With traffic from neighboring buildings including Beacon Charter School for the Arts and The Stadium Theatre, the shop, they say, stays busy throughout the day. But Roberts, who previously only sold her wares on Etsy.com, still expresses gratitude for her business's first real home.
"We had so much of a community going on, sort of like an unofficial co-op," she said of Le Moulin. "It's a great place for a startup. I hope it continues to grow because it's a great location."
Roberts and Denier are not alone in the decision to branch out.
Just down the road, beside Chan's Fine Oriental Dining, two more former Le Moulin occupants have joined forces to create a bigger, better business.
"There's better visibility here," said Melissa Murray, a member of the Woonsocket City Council who also owns handmade jewelry shop The Opulent Squid. "The mill was a great stepping stone but we just outgrew it."
Murray now works with Joseph Gutowski, owner of Yarnia, in a large, renovated space that attracts passersby.
"It seems silly, but people need the right window to get them to stop," said Gutowski.
Gutowski was one of the few Le Moulin businesses that had some visibility from the street: He operated his fine yarns shop from a large space at the front of the building for the past eight years. But that visibility doesn't compare, he says, to the new space at 285 Main St. where the pair gets daily foot traffic from Rob Roy Academy and Family Resources Community Action.
Yarnia, which sells supplies for knitting, crochet, spinning, weaving, dyeing, and machine knitting, will attract some traffic of its own to downtown this weekend during the 4th annual Great Rhody Yarn Crawl. On April 11, 12 and 13, knitters from across the state will visit 13 participating yarn sellers for the opportunity to shop and win prizes. Yarnia, which will also be collecting non-perishable food items for All Saints Parish during the event, is the only participant from northern Rhode Island.
Gutowski's established business seamlessly shares the space with Murray, who offers a "carefully curated handmade collection of posh and peculiar necklaces, bracelets, earrings, one-of-a-kind statement jewelry and wearable art pieces," according to her Etsy page.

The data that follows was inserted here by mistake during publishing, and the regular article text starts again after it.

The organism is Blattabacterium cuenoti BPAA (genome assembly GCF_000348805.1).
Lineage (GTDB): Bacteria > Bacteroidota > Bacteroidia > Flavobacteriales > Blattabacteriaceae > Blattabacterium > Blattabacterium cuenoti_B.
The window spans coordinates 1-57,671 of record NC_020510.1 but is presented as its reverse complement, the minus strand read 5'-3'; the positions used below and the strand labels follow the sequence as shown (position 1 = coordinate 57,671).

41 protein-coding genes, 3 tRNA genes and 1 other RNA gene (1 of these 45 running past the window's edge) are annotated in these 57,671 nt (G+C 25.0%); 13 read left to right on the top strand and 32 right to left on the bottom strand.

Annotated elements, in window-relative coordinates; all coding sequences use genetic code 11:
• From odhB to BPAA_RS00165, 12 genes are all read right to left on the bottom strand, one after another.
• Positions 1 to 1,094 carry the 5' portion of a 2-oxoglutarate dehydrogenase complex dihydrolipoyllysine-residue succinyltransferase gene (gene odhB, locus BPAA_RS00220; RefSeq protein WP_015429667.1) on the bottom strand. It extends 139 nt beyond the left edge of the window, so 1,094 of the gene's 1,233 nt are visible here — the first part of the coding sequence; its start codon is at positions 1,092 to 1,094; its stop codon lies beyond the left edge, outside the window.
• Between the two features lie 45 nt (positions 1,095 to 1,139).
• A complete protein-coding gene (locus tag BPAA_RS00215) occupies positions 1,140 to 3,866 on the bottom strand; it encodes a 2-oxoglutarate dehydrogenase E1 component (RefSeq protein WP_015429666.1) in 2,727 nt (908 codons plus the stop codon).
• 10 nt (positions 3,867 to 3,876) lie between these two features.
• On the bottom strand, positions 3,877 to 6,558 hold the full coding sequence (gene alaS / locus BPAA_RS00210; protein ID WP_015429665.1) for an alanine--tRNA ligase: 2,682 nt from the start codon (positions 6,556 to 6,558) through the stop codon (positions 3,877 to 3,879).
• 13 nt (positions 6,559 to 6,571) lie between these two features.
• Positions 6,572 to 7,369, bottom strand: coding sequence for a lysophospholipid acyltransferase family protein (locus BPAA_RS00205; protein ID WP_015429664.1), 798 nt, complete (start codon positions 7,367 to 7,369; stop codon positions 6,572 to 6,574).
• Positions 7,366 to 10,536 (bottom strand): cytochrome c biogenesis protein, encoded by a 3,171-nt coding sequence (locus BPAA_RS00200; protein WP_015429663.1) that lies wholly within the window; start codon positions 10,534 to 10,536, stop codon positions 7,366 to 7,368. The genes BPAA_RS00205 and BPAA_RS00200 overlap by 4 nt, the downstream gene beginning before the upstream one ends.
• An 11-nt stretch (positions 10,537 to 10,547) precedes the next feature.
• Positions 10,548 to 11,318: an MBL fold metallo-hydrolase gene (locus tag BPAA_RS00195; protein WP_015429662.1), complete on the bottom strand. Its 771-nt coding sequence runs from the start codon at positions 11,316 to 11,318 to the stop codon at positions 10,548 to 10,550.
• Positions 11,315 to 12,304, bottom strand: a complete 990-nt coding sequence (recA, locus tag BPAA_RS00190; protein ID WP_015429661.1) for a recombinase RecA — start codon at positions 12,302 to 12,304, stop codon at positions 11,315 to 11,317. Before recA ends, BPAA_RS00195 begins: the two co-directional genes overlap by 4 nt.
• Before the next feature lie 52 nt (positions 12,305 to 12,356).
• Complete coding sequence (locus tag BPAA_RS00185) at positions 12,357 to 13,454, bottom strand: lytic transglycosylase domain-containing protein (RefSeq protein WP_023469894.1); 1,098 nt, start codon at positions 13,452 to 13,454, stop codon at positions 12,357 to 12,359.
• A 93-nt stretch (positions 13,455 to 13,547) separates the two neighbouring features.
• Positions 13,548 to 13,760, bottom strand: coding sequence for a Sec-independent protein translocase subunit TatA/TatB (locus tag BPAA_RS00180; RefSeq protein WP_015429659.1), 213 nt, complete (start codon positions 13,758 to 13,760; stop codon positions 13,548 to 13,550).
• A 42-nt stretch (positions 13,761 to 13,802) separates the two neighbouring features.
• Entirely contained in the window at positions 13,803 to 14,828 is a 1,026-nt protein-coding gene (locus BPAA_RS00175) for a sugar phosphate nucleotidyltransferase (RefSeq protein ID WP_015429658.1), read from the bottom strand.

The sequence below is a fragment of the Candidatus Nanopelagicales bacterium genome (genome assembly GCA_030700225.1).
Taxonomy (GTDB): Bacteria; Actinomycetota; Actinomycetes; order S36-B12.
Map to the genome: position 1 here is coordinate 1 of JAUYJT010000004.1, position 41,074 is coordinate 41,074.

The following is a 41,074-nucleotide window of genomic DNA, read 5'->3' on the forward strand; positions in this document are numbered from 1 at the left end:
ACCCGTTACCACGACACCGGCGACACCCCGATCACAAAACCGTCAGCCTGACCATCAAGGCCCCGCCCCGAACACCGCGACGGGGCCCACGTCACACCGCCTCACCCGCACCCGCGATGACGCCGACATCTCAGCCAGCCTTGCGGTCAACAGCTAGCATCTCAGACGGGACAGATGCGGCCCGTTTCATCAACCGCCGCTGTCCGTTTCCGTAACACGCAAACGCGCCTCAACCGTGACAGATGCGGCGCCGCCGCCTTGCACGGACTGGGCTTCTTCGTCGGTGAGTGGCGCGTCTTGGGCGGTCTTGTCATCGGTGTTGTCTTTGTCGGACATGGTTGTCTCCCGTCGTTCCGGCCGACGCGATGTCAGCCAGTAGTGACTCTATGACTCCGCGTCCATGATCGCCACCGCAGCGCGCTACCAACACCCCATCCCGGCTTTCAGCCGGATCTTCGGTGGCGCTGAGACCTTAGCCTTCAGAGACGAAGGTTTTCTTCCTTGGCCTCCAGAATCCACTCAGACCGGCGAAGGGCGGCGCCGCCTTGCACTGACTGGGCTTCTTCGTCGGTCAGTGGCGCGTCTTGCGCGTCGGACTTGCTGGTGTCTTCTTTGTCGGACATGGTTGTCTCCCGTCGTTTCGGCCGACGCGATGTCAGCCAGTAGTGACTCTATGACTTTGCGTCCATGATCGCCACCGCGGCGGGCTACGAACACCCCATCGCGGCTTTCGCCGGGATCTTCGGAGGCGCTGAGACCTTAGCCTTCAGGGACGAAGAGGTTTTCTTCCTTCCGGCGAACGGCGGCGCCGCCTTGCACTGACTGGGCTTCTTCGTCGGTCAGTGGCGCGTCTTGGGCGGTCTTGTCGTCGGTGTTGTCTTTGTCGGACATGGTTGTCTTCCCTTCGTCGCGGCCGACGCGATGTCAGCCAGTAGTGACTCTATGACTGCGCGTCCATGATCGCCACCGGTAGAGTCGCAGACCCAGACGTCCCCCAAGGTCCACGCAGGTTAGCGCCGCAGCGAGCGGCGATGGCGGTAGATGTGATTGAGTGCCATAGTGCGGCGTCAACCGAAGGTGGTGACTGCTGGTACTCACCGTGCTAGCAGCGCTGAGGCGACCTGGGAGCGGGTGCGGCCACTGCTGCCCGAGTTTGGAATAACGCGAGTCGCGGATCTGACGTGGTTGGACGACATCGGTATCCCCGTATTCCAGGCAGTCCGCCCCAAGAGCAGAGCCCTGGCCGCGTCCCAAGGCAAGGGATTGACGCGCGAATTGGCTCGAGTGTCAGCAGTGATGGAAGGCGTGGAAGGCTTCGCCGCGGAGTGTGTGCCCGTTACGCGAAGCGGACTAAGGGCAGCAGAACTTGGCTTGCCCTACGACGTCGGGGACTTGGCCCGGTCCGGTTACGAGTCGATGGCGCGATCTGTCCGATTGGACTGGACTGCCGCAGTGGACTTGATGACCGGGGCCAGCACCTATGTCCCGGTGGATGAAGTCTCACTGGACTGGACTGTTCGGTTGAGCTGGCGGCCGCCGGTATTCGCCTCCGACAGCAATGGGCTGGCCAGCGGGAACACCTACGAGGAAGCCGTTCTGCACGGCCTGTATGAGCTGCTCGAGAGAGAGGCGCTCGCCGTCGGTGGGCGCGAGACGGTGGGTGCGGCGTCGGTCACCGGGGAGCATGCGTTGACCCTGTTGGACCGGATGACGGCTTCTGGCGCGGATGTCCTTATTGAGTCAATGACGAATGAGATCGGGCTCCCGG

"It is Joseph's and my intention to raise the bar in Woonsocket. We need more upscale retail downtown," said Murray. "We hope to inspire others to follow suit."
Meanwhile, validating Lemonde's comeback theory is Marc Morelle, owner of a new and promising business inside the building, CMM Picture Frame and Gallery. Morelle has had past success in the industry, operating Black Swan Gallery and Picture Frame on Post Road in Warwick with his wife Claudia for years before her death in 2008.
Morelle, who previously also held a full-time job at Metlife, is now dedicating all of his energy to his passion: creating, replicating and framing artwork and photographs. His industrious-looking space at Le Moulin includes more than 100 framing samples, and boasts prices below any area competitor, including large national crafts chains, he said.
"My prices are good," he said. "Most people are surprised at how affordable it is."
Morelle's specialized business may have an advantage over others that have struggled in the building: he operates a destination shop and offers a product not found elsewhere in northern Rhode Island.
"That's why I did it," said Morelle. "Nobody is offering this in the area anymore, and framing is the thing right now."
In addition to quality custom picture framing, CMM also makes reproductions using Giclee digital printing, creating an affordable way for local artists to sell prints of their work. Morelle also creates digital collages for special events like birthdays, anniversaries and weddings, and sells many of his own paintings from the shop.
He joins a dwindling but determined community of artists who battle, in part, against the building's lack of foot traffic.